Butternut & sweet potato mash with crispy sage

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butternut and sweet potato mash with crispy sage leaves

It’s the middle of winter and the desire for comfort food runs high, I love tricking my body into thinking it’s eating a high-carb meal when instead I’m feeding it something utterly nutritious. This recipe for butternut and sweet potato mash is my attempt at cutting a few calories, gaining more flavour and lowering the GI substantially.

If anything you will fall in love with the colour.

butternut and sweet potato mash with crispy sage leaves

I have tried to make mash out of butternut alone, but generally, it tends to be quite watery and land up like baby food puree, so it’s a good idea to add a tuber to the mix. You could go with potato, but I love the soft orange-fleshed sweet potatoes which I prefer both in taste and texture to their pale fleshed sibling. They seem to be in season now too.

* Cooks notes ~ This would be a fabulous accompaniment to any grilled or roasted meat. Ostrich or duck would be fabulous next to this. How much butter you decide to add is completely up to you. I like to add vegetable stock to the water that I cook the butternut and sweet potato in as it adds a nice flavour, and I prefer freshly ground white pepper to black in this dish.

Recipe | serves 6 4 – 6 as a side dish

  • 1 large butternut (about 1kg), peeled, de-seeded
  • 1 sweet potato (about 350g), peeled
  • vegetable stock (I like to use 1T of Nomu Vegetable Fond)
  • 40 – 60g butter (or more if you would like it more indulgent)
  • 10 – 12 sage leaves (or more if you like)
  • approx 3T butter, to fry the sage
  • sea salt and white pepper (or black if you prefer)
  • a little extra butter melted on top (optional)

Cut the butternut and sweet potato into medium-sized cubes approximately the same size, and add this to a pot of water to which you have added the vegetable stock. Boil until knife tender then drain thoroughly, allowing steam to evapourate.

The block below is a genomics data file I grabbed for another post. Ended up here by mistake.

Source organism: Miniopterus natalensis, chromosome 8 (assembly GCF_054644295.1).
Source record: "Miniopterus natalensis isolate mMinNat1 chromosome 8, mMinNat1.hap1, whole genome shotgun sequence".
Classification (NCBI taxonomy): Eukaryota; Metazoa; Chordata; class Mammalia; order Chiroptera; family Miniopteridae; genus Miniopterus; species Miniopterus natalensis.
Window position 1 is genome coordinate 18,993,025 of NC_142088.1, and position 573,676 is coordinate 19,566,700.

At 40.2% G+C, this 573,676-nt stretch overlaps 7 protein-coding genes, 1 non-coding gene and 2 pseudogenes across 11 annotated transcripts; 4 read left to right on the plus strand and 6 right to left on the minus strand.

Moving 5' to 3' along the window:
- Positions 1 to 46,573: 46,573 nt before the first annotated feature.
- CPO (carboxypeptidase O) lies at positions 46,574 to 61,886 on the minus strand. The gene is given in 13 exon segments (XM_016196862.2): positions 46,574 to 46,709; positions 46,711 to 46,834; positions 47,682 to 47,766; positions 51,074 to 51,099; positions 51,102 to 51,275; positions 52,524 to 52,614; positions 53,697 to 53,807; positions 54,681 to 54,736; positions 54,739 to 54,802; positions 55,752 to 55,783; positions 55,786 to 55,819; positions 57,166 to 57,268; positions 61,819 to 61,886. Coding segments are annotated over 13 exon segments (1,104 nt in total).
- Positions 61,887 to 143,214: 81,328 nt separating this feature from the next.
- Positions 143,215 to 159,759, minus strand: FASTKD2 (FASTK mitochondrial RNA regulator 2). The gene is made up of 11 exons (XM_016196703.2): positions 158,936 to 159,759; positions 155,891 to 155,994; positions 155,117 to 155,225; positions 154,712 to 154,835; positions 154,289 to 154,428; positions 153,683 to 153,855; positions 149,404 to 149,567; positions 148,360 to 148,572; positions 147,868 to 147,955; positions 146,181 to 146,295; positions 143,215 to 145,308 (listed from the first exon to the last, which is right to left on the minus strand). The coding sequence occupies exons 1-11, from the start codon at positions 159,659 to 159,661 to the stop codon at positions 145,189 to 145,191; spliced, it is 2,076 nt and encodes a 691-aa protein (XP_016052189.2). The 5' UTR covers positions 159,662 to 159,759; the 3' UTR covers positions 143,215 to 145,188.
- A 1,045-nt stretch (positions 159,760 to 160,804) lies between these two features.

While the vegetables are cooking, melt the butter in a frying pan. As it starts bubbling, briefly fry the sage leaves until they just start frizzling up. This happens in a matter of minutes. Remove and set aside.

Mash the drained vegetables with a potato masher or stick blender, and add the butter, salt and Pepper to taste.

Serve with the crispy sage leaves scattered on top and with an optional additional drizzle of melted butter.


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  1. I’m always jealous that you’re in a different season than me, because butternut sounds so good! But we’re overflowing with tomatoes right now. I’ll bookmark this for fall/winter 🙂

  2. Yes, it’s so annoying being in opposite seasons. I’m drooling over all the ice creams and stone fruit.

  3. Hi Samantha,
    I read this post and I took some time to understand if its date was correct as you started “Its the middle of winter” , then I realized why 🙂
    Well, here in Ireland (despite myself being Italian and in Italy is always hot in summer) it is not so rare for myself preparing a hot tea or a soup in August 🙂 because the weather here is crazy. Now, fingers crossed it is warm (it hasn’t happened to be like this since 2008). For example last year in June I had to switch on the heating system in the house because was cold 🙂
    As soon as the temperature drops down I will try this recipe. The images are amazing and so the recipe itself.
    All the best,
    Alessandra Neri

  4. Hi Alessandra, thanks for the lovely note, and yes I can imagine it gets chilly in Ireland in summer. I ate this mash with a bolognese mince I made with loads of garlic, tomatoes and vegetables and it was delicious. I think it will work so well with a chicken casserole or a roast chicken.

  5. As much as I love popsicles and BBQs I’m so over this heat. I am just dying to get back to winter vegetables and cardigans.

  6. This is divine….I will have to prepare it soon

  7. This turned out super delicious! Thanks for another fantastic recipe 🙂

  8. i have a huge sage bush and never seem to get through the leaves. It produces so much! I’m going to try your crispy leaves next time, sound like a great edible garnish for any meal 🙂

  9. Hi Lisa, I hardly use sage too, it can be very strong, but when its fried like this with butter and added to pasta and vegetables, I find it mellow and delicious.

  10. So glad to hear Katrin.

  11. I love your blog, your recipes and your photos( i just descovered it)!
    I love butternut and when i`ll come back to the holidays i’ll prepare this mash. Thank you for recipe!!


  12. Thanks Letizia, glad you enjoy.

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